Sarah had always been told not to go too far. Perhaps she should have paid more attention.

Cover image:

The Wild Ones

Mama warned me not to go to far. The world outside, she’d said, was no place for a girl alone. In fact no one ventured out without company; three or four together and even then sometimes they were forced to turn back by The Wild Ones.

The Wild Ones were those that had turned their backs on returning to their home towns, instead forming bands that lived who knew where. Mama said they probably moved around all the time and it was that which made them so dangerous. If they settled in an area we could simply avoid it, but they popped up everywhere.

In the last month, two from our village had been lost to them. Full grown men both of them, but we were used to living a peaceful life while The Wild Ones were violent, savage, and showed no mercy.

I’d asked Mama once what would have happened to Joel and Henry but she had not replied. Instead my brother sought me out and said somewhat cryptically: ‘They have to eat, don’t they’.

Did Carl mean that they ate their victims? No, he had been making that up, was just trying to scare me. I could have told Mama of course, and she would have laughed it off, reassured me, but then Carl would have got into trouble. He wouldn’t have liked that, and would have been sure to return the favor.

Instead, I chose to forget his words. And Mama was none the wiser about the cause of my occasional nightmares.

I had chores to do morning and evening, but the afternoons were left free. Sometimes I would find a sunny spot to sit in, and I would let my mind wander into the land of dreams and imaginings. Occasionally I would take a sheet of precious paper and write in tiny words, covering the entire piece. Once finished, I would hide it away, for I did not want anyone to share in my fantasies. But other days I would wander, collecting wild flowers which my mother would put into jars. Carl scorned them, but Mama and I both enjoyed the brightness and freshness that they would bring to our home.

I knew the land about us so well that I could walk it with my eyes shut. There were ten houses in the village, mostly inhabited by couples. Carl and I were the youngest of the villagers by far. We were the survivors of wide-scale destruction and devastation; and while there were many more settlements like our own scattered about, they were all more than a day’s walk away.

Much of the land was meadow, but they were deceptive, tricky for strangers because of the quicksand. We knew the safe paths, but to those not of these parts, the danger would be invisible. We had lost more than one animal to the swamp, for once it had you it would not let you go but would suck you down beneath its surface.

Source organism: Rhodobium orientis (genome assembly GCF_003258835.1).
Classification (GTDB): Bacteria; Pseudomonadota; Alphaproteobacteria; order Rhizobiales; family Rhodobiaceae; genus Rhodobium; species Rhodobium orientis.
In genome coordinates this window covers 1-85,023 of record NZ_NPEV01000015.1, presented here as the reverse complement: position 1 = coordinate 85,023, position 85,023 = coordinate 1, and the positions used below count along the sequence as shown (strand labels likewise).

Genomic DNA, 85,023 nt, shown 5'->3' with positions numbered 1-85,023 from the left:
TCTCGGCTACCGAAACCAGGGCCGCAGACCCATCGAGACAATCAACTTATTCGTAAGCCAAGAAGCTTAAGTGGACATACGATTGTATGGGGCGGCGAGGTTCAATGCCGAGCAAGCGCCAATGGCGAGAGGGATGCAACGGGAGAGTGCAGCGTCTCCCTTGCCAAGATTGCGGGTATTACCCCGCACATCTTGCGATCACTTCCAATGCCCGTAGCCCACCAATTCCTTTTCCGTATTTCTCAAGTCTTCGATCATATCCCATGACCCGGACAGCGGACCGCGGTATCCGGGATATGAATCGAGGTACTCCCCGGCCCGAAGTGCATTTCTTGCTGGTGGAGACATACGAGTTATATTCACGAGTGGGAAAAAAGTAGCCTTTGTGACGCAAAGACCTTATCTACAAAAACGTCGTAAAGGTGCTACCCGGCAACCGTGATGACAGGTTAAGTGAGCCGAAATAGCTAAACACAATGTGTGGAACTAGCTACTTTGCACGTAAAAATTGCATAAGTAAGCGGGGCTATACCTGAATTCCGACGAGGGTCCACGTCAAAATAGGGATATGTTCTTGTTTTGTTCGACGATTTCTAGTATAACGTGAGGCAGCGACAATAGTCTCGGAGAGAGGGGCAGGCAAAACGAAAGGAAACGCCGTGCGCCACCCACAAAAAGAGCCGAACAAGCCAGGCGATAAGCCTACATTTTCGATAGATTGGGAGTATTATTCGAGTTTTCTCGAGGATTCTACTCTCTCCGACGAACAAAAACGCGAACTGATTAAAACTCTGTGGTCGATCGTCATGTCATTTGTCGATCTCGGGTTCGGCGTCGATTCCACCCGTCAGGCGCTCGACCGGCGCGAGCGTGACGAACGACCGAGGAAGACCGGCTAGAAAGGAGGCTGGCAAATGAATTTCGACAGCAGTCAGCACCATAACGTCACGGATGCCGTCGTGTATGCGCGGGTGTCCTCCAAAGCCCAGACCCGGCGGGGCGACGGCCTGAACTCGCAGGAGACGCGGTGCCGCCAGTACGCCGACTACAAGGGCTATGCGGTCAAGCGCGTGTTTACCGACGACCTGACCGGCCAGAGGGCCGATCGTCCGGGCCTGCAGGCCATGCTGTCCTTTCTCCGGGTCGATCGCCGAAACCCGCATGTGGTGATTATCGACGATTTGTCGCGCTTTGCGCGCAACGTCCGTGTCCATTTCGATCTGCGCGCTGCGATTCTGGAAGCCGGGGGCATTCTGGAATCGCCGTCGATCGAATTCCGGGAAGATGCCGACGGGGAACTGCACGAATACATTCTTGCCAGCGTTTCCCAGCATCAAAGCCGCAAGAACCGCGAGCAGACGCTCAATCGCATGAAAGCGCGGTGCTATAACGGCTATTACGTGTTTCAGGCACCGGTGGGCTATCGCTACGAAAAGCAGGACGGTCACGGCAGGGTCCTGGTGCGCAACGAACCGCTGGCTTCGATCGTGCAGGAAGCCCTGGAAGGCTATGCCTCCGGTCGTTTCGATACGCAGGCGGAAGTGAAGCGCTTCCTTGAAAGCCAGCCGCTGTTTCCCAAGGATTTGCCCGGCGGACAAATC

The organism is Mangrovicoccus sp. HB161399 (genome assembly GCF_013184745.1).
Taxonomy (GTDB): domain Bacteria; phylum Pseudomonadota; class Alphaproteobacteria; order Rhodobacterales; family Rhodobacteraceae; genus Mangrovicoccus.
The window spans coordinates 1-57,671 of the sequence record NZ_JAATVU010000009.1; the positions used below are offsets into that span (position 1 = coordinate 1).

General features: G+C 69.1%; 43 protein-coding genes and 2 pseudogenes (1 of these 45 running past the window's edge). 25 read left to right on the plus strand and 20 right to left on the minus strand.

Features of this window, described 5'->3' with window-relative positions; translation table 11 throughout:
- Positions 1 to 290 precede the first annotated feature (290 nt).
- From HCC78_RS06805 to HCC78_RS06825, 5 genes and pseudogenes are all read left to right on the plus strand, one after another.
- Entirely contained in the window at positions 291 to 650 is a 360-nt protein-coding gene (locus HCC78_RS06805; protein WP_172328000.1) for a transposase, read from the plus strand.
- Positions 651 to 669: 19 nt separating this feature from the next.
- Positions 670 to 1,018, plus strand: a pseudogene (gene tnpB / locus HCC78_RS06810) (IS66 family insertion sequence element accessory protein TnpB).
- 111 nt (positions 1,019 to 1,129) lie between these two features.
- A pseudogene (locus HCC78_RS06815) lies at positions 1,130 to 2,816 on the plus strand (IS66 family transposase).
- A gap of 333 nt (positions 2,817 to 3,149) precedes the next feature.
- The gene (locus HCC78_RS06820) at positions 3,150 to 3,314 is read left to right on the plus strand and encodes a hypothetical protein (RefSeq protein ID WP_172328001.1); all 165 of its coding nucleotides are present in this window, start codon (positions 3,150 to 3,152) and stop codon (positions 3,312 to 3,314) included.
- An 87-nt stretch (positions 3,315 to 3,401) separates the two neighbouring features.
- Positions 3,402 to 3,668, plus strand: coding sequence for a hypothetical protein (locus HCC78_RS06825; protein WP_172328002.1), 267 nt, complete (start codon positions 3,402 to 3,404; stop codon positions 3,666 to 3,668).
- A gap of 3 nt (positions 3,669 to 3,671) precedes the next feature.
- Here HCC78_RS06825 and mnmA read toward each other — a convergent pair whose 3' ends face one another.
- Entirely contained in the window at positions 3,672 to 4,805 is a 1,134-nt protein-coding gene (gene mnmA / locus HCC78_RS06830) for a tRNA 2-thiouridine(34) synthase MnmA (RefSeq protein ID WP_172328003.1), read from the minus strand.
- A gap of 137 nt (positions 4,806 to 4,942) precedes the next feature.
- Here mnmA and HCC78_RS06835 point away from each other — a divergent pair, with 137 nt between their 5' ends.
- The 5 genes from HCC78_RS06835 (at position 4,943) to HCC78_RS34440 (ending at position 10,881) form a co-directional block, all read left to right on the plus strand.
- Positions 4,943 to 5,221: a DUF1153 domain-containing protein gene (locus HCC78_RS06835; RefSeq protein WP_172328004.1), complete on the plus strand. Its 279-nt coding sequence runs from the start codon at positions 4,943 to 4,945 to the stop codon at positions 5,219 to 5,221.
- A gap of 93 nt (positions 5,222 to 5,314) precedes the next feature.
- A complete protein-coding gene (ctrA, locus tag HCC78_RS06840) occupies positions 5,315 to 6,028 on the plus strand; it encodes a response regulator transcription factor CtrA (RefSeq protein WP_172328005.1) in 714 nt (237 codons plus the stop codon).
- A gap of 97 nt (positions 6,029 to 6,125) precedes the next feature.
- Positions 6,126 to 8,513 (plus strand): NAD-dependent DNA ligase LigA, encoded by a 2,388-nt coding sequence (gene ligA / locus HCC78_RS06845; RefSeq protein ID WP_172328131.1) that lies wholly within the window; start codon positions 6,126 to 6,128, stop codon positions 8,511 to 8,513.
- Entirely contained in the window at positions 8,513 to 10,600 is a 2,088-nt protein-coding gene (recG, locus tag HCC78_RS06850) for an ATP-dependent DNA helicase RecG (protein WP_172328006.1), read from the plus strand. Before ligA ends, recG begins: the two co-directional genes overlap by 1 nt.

The villagers said that the quicksand was our defense against The Wild Ones. They would not venture near. And I guess that was true, for although I had heard the tales, I had never set eyes on one of these savage strangers.

Perhaps it was this assumption that led me to stray further than I’d gone before. I made my way carefully across the grassland to stand at the edge of the forest. It was a magical sight, with the sunshine lacing its way through the branches to light up some of the ground while leaving other parts in darkness.

Would I have ventured inside if I had not spotted those blue blooms? I don’t know, but once they had caught my eye I had to carry on to pick some. They would look so beautiful in among the pinks, the whites and the yellows.

I intended to stay on the edge but I saw bigger crops, better ones, and I walked along this path and that, stopping to pick a bloom here, another couple there, and I never even realised that I was lost. Not until I heard a whistle that sounded like no bird I had ever heard before.

Poor foolish me. Instead of noticing the danger, I walked further into their trap, all my attention focussed on the trees as I searched for the bird. And then a man stepped out onto my path, barely two feet in front of me.

Even then I did not panic, but tried in vain to put a name to a face. His hair was filthy as it hung in tangled clumps around his shoulders. His beard covered much of his mouth, until he opened it to let out a snarl. It was then that I finally understood who, or what he was... a Wild One!

Gripped by fear I whirled around, to find three more of these men. I was surrounded. The look in their eyes spoke of hunger, but for something more than food and I did not understand. My only advantage was my smaller size. I ran and ducked beneath the hand of one, hearing my sleeve rip in his grasp. I could not slow down or head back along the path; instead I wove my way through trees and bushes that scratched at my face, my arms, my legs.